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How do we talk to our 6 ½ year old son about the illness and potential death of a family member? His grandfather (my father) has quite suddenly become very ill and has been hospitalized. He has pneumonia and they subsequently have found some unexplained bleeding and that he has leukemia (quite a shock as he was walking around just a few days ago). All this to say that he is up against quite a few challenges, any one of which could be fatal. Taken all together, his prognosis is not very good. We want to talk to our son about his grandfather and aren't sure what to say to him or how to present the situation to him. He knows that Granddad is very sick and in the hospital. He also knows that I am spending a lot of time there. Any advice would be appreciated.


Charlotte Cowan, M.D. Replied: Let me begin by saying that I am sorry about your father's illness and impressed that you are taking the time to help your son through this difficult time. The first rule with children and any serious problem -of which impending loss is the best example—is to be simple, straightforward and honest in your explanation of what is happening. You are already doing this. If you expect your father to die, you may say this to your son making sense of it as best you can and in a way that is consistent with your religious beliefs. Do not tell your son that your father is going to heaven if you do not believe that. When you tell him that your father is going to die—and that we all will die some day—make sure he knows that YOU are young and healthy and will not die until, like his Grandfather, your children are grown up with children of their own. Make it clear to your son that you are happy to answer any questions that he has. You do not need to fill his head with medical diagnoses and adult subtleties, but he will appreciate being included in what is happening and having his fears addressed. Let your son know that, although his grandfather is very sick, no matter what happens you will make sure that he is not in pain and that he is not alone. This is very comforting for children (as indeed it is for the dying adult.) It is also helpful for your son to feel as if he can help. He can: he should be invited to visit his grandfather in the hospital—and be involved in carrying in the flowers or making a card or both. Your son will carry these memories forever: he helped you and he was there for his grandfather at a time of need. Best of luck as you move forward and above all trust your instincts. Your son will do fine and so ultimately will you. You are showing him how to help care for those you love and this is one of life's most important lessons.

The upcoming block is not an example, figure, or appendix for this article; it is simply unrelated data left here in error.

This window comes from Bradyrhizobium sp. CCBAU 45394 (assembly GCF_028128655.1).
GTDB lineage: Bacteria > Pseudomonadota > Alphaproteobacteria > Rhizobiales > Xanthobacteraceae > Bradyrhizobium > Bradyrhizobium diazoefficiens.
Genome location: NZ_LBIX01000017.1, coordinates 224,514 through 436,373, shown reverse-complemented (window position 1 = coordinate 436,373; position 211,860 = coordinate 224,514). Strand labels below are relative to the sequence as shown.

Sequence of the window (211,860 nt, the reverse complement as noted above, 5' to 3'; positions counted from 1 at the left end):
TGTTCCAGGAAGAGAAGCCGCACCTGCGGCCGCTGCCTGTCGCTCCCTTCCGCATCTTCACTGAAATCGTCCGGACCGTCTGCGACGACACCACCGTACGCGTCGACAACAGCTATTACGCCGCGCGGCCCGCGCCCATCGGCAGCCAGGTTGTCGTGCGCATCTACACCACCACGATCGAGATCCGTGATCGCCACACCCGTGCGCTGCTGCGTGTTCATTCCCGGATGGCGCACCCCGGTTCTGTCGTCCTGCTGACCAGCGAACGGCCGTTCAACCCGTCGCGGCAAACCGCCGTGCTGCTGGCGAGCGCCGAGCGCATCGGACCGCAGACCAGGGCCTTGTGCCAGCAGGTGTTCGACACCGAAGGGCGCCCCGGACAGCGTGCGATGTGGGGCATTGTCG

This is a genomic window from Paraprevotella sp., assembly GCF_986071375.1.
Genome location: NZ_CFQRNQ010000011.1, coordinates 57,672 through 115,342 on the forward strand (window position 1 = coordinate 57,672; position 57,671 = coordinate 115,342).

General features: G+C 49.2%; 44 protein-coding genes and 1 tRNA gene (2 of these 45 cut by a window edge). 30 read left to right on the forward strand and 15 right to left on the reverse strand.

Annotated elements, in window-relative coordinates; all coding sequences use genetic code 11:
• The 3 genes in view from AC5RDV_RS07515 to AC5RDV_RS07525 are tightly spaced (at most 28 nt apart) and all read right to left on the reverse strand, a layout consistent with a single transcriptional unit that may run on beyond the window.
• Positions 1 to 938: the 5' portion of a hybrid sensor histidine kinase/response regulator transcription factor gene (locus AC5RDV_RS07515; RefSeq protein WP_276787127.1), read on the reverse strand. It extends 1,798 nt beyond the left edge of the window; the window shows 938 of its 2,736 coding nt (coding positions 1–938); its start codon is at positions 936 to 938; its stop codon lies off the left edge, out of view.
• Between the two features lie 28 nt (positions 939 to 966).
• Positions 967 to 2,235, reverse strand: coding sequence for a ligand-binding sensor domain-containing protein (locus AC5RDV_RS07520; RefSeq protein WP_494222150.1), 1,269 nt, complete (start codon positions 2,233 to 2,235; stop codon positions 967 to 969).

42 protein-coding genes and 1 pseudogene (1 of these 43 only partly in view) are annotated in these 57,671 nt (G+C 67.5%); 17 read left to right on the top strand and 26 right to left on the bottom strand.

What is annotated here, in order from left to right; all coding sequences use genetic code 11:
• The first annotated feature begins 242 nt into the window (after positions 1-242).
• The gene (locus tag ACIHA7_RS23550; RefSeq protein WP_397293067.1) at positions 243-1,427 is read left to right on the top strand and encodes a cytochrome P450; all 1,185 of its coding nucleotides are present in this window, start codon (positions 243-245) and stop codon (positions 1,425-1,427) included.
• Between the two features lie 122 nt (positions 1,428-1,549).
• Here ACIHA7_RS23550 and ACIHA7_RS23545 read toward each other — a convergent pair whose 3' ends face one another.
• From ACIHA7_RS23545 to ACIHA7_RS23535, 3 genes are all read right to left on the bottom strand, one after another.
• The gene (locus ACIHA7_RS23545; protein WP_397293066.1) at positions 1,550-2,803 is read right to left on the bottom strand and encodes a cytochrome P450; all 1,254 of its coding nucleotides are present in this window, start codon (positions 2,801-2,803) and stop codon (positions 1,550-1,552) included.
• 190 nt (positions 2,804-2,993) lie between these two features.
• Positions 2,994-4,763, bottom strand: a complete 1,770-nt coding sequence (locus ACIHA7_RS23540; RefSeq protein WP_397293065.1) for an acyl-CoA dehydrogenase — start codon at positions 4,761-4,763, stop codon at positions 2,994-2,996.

Posted On 2008-04-19 10:00:40
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